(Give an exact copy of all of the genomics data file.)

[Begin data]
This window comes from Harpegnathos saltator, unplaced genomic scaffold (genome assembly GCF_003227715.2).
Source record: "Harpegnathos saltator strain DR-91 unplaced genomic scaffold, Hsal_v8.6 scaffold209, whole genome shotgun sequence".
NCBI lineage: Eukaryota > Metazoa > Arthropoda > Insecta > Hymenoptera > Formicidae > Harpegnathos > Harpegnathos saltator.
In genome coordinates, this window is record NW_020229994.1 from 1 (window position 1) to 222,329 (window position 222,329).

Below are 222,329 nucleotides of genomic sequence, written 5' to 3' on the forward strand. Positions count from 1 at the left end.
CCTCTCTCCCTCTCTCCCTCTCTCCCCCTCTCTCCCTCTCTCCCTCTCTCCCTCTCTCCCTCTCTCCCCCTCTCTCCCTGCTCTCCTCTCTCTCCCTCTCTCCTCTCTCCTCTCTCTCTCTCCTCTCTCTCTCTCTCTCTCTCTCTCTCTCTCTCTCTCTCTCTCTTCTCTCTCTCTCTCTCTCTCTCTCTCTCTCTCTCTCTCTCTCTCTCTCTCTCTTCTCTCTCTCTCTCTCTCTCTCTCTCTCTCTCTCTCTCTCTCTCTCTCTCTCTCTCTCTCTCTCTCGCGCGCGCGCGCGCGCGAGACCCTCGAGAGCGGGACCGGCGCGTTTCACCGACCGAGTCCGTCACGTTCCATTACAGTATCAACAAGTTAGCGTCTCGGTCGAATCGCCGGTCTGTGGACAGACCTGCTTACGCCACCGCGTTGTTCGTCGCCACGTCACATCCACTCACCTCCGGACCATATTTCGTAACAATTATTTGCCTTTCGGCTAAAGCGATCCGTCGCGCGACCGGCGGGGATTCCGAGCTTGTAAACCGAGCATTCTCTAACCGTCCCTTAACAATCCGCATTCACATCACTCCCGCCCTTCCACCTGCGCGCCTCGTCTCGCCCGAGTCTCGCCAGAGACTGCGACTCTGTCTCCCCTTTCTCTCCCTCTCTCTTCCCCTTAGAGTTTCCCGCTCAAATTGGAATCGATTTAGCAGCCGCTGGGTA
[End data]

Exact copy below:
This window comes from Harpegnathos saltator, unplaced genomic scaffold (genome assembly GCF_003227715.2).
Source record: "Harpegnathos saltator strain DR-91 unplaced genomic scaffold, Hsal_v8.6 scaffold209, whole genome shotgun sequence".
NCBI lineage: Eukaryota > Metazoa > Arthropoda > Insecta > Hymenoptera > Formicidae > Harpegnathos > Harpegnathos saltator.
In genome coordinates, this window is record NW_020229994.1 from 1 (window position 1) to 222,329 (window position 222,329).

Below are 222,329 nucleotides of genomic sequence, written 5' to 3' on the forward strand. Positions count from 1 at the left end.
CCTCTCTCCCTCTCTCCCTCTCTCCCCCTCTCTCCCTCTCTCCCTCTCTCCCTCTCTCCCTCTCTCCCCCTCTCTCCCTGCTCTCCTCTCTCTCCCTCTCTCCTCTCTCCTCTCTCTCTCTCCTCTCTCTCTCTCTCTCTCTCTCTCTCTCTCTCTCTCTCTCTCTTCTCTCTCTCTCTCTCTCTCTCTCTCTCTCTCTCTCTCTCTCTCTCTCTCTCTTCTCTCTCTCTCTCTCTCTCTCTCTCTCTCTCTCTCTCTCTCTCTCTCTCTCTCTCTCTCTCTCTCGCGCGCGCGCGCGCGCGAGACCCTCGAGAGCGGGACCGGCGCGTTTCACCGACCGAGTCCGTCACGTTCCATTACAGTATCAACAAGTTAGCGTCTCGGTCGAATCGCCGGTCTGTGGACAGACCTGCTTACGCCACCGCGTTGTTCGTCGCCACGTCACATCCACTCACCTCCGGACCATATTTCGTAACAATTATTTGCCTTTCGGCTAAAGCGATCCGTCGCGCGACCGGCGGGGATTCCGAGCTTGTAAACCGAGCATTCTCTAACCGTCCCTTAACAATCCGCATTCACATCACTCCCGCCCTTCCACCTGCGCGCCTCGTCTCGCCCGAGTCTCGCCAGAGACTGCGACTCTGTCTCCCCTTTCTCTCCCTCTCTCTTCCCCTTAGAGTTTCCCGCTCAAATTGGAATCGATTTAGCAGCCGCTGGGTA